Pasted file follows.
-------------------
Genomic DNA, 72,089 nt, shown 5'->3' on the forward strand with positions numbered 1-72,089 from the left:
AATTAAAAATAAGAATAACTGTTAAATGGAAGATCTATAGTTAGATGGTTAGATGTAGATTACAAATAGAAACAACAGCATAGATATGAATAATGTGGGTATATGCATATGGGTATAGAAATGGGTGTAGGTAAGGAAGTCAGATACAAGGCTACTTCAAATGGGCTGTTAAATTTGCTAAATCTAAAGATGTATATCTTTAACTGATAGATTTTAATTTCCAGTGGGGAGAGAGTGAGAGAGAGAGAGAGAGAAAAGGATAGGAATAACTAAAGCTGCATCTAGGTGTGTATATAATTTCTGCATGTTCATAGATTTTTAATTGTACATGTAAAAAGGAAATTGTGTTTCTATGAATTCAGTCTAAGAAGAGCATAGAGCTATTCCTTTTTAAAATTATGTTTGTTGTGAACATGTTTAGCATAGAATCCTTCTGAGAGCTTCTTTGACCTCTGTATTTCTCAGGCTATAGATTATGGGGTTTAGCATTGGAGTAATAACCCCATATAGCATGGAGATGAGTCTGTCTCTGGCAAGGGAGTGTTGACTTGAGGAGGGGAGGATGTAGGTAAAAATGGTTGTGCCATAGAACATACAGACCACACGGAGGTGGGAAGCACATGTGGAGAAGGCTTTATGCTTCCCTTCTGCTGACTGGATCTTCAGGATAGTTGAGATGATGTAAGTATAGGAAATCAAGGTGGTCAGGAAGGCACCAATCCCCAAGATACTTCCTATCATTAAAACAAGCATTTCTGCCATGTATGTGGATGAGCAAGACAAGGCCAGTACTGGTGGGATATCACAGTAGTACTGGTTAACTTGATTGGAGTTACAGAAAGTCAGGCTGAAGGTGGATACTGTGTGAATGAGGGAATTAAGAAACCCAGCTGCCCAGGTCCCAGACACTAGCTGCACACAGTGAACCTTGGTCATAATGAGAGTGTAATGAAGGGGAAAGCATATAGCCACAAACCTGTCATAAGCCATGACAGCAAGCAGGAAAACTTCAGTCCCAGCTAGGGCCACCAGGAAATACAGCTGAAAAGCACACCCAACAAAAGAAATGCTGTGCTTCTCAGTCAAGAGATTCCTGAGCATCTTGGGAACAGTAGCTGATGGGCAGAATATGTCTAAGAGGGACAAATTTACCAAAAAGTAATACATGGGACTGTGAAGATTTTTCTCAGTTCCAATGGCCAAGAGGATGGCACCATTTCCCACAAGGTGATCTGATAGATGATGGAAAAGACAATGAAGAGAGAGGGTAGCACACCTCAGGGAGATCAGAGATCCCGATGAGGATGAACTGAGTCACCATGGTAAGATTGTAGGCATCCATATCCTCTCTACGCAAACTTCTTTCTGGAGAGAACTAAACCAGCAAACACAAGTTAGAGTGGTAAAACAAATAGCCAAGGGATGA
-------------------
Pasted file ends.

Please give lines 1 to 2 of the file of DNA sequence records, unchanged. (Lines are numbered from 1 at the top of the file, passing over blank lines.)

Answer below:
Genomic DNA, 72,089 nt, shown 5'->3' on the forward strand with positions numbered 1-72,089 from the left:
AATTAAAAATAAGAATAACTGTTAAATGGAAGATCTATAGTTAGATGGTTAGATGTAGATTACAAATAGAAACAACAGCATAGATATGAATAATGTGGGTATATGCATATGGGTATAGAAATGGGTGTAGGTAAGGAAGTCAGATACAAGGCTACTTCAAATGGGCTGTTAAATTTGCTAAATCTAAAGATGTATATCTTTAACTGATAGATTTTAATTTCCAGTGGGGAGAGAGTGAGAGAGAGAGAGAGAGAAAAGGATAGGAATAACTAAAGCTGCATCTAGGTGTGTATATAATTTCTGCATGTTCATAGATTTTTAATTGTACATGTAAAAAGGAAATTGTGTTTCTATGAATTCAGTCTAAGAAGAGCATAGAGCTATTCCTTTTTAAAATTATGTTTGTTGTGAACATGTTTAGCATAGAATCCTTCTGAGAGCTTCTTTGACCTCTGTATTTCTCAGGCTATAGATTATGGGGTTTAGCATTGGAGTAATAACCCCATATAGCATGGAGATGAGTCTGTCTCTGGCAAGGGAGTGTTGACTTGAGGAGGGGAGGATGTAGGTAAAAATGGTTGTGCCATAGAACATACAGACCACACGGAGGTGGGAAGCACATGTGGAGAAGGCTTTATGCTTCCCTTCTGCTGACTGGATCTTCAGGATAGTTGAGATGATGTAAGTATAGGAAATCAAGGTGGTCAGGAAGGCACCAATCCCCAAGATACTTCCTATCATTAAAACAAGCATTTCTGCCATGTATGTGGATGAGCAAGACAAGGCCAGTACTGGTGGGATATCACAGTAGTACTGGTTAACTTGATTGGAGTTACAGAAAGTCAGGCTGAAGGTGGATACTGTGTGAATGAGGGAATTAAGAAACCCAGCTGCCCAGGTCCCAGACACTAGCTGCACACAGTGAACCTTGGTCATAATGAGAGTGTAATGAAGGGGAAAGCATATAGCCACAAACCTGTCATAAGCCATGACAGCAAGCAGGAAAACTTCAGTCCCAGCTAGGGCCACCAGGAAATACAGCTGAAAAGCACACCCAACAAAAGAAATGCTGTGCTTCTCAGTCAAGAGATTCCTGAGCATCTTGGGAACAGTAGCTGATGGGCAGAATATGTCTAAGAGGGACAAATTTACCAAAAAGTAATACATGGGACTGTGAAGATTTTTCTCAGTTCCAATGGCCAAGAGGATGGCACCATTTCCCACAAGGTGATCTGATAGATGATGGAAAAGACAATGAAGAGAGAGGGTAGCACACCTCAGGGAGATCAGAGATCCCGATGAGGATGAACTGAGTCACCATGGTAAGATTGTAGGCATCCATATCCTCTCTACGCAAACTTCTTTCTGGAGAGAACTAAACCAGCAAACACAAGTTAGAGTGGTAAAACAAATAGCCAAGGGATGA